Academic journal article Journal of Allied Health

Jefferson Interprofessional Clinical Rounding Project: An Innovative Approach to Patient Care

Academic journal article Journal of Allied Health

Jefferson Interprofessional Clinical Rounding Project: An Innovative Approach to Patient Care

Article excerpt

BACKGROUND: Bedside rounding is an historical clinical model that brings together care providers and the patient to discuss the plan of care. Interprofessional clinical rounding is an approach that uses this historical model to involve multiple health professions. This study was conducted to determine if a model of interprofessional clinical rounding could be implemented successfully in an acute care setting. METHODS: Teams consisting of medical, nursing, and pharmacy students were assigned to work with the attending physician (AP) in the colorectal surgery service. Prior to the rounding experience, students met to review and discuss patients' data from their discipline-specific perspective and then made a presentation of the case to the AP, who used these presentations as an educational opportunity, asking probing questions. A structured observation form was used to assess the team members' interaction during this process, and a debriefing was held at the conclusion of each experience. FINDINGS: Results of the observations suggested that most students were very engaged in the process, while summaries of the debriefing revealed a high level of satisfaction among participants. All groups suggested that they had a better understanding of the roles of other professions as a result of the increased communication and claimed that the process resulted in a more patient-centered approach. They also claimed that the additional information provided through the team approach resulted in a more integrated plan of care because input is provided from these different perspectives. CONCLUSION: Interprofessional bedside rounding can be implemented successfully, resulting in a more effective experience for health professions students. J Allied Health 2013; 42(4):197-201.

THE COMPLEXITY AND RISKS associated with conditions related to the aging population in the United States pose a challenge to managing care. Emerging research has suggested that improved collaboration among health care providers can improve the delivery of services and make a positive impact on care.1 Numerous reports over the past two decades have made strong recommendations for the inclusion of interprofessional practice as an integral part of the nation's health care system. For example, one of the recommendations in the 1998 Pew Health Professions Commission report was to "require interdisciplinary competence in all health professionals."2 In a 2003 educational summit, the Institute of Medicine, emphasized the need for all health professionals to be educated to provide patient-centered care as members of interdisciplinary teams.3 Another Institute of Medicine publication, To Err is Human4 suggested that patient safety is at risk if health care providers do not communicate effectively with each other and work collaboratively. They recommended that organizations establish interdisciplinary team training programs that incorporate proven methods of team management.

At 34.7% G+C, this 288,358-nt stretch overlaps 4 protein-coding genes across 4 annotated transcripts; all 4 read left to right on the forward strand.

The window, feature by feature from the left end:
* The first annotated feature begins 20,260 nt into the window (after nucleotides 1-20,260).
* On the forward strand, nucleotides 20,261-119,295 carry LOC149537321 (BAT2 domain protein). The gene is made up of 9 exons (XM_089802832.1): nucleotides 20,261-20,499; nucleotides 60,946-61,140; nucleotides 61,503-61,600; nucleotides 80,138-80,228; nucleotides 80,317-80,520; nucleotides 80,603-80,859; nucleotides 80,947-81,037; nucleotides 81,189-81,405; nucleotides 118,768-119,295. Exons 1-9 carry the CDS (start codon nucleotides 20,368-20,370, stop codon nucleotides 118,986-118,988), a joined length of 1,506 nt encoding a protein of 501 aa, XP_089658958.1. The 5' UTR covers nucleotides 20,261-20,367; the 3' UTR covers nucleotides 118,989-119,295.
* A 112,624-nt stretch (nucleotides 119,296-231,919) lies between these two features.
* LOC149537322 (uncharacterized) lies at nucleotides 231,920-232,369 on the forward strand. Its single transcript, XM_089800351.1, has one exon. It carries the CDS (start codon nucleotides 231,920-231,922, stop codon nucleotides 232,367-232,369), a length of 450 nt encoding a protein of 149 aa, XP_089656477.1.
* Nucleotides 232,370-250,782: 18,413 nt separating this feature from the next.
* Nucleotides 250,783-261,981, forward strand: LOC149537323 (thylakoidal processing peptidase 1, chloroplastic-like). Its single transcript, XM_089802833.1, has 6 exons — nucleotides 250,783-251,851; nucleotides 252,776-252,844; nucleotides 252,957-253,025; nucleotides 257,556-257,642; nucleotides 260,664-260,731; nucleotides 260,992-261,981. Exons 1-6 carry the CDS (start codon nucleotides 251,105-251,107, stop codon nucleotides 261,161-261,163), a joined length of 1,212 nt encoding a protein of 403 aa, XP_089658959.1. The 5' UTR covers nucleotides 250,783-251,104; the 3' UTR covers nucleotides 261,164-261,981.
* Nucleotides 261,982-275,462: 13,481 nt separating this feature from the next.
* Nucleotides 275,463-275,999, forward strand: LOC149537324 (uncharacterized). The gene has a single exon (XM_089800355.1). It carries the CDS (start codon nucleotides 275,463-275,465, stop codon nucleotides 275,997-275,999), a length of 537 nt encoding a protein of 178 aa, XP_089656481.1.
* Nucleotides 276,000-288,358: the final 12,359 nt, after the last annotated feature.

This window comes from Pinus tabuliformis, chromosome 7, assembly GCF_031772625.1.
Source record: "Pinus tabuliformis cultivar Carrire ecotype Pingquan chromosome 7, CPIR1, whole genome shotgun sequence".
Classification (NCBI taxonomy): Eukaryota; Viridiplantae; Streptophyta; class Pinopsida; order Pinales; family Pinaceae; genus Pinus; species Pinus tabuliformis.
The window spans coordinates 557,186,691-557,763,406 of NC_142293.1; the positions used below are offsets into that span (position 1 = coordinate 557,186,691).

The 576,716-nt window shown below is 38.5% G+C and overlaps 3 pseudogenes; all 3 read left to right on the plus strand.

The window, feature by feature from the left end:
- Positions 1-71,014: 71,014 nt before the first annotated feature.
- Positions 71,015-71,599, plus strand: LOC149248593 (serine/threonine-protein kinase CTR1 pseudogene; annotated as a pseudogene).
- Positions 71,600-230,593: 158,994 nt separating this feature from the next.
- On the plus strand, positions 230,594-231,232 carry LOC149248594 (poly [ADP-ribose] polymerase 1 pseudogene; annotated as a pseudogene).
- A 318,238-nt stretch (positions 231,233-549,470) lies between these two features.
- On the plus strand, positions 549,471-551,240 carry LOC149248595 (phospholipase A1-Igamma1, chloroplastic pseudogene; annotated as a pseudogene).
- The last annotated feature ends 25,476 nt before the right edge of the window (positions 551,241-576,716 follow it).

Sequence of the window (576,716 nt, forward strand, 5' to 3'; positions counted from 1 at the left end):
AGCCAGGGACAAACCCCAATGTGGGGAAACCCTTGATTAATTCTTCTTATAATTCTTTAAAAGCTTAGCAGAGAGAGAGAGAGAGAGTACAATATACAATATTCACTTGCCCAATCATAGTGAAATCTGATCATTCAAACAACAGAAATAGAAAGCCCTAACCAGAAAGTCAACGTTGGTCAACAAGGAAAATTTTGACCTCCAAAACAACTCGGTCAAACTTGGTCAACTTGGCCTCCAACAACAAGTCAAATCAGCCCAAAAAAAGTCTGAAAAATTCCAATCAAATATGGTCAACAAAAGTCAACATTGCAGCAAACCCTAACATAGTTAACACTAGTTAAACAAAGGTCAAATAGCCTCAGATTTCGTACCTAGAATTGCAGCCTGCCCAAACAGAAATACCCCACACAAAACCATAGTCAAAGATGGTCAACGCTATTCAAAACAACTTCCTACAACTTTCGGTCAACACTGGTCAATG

The US federal government is also supporting the efforts to advance interprofessional practice. In addition to requiring interprofessional approaches in many of their grant programs, the Health Resources and Services Administration (HRSA), Bureau of Health ProfesDr. sions (BHPr), in 2012, funded a cooperative agreement for the creation of a coordinating center for interprofessional education and collaborative practice (CCIPECP). The goal of the CC-IPECP is to facilitate the transformation of the current healthcare delivery system into an integrated one, informed by interprofessional education, to become the new national norm in the US.5 On an international level, the World Health Organization in a 2010 report, Framework for Action on Interprofessional Education and Collaborative Practice, called for action by policy-makers, decision-makers, educators, health workers, and community leaders to imbed interprofessional education and collaborative practice in all of the services that they delivered.6 Given this increased recognition of the benefits of interprofessional approaches, educators are encouraged to reexamine the educational practices of pre-licensure health professional students. …

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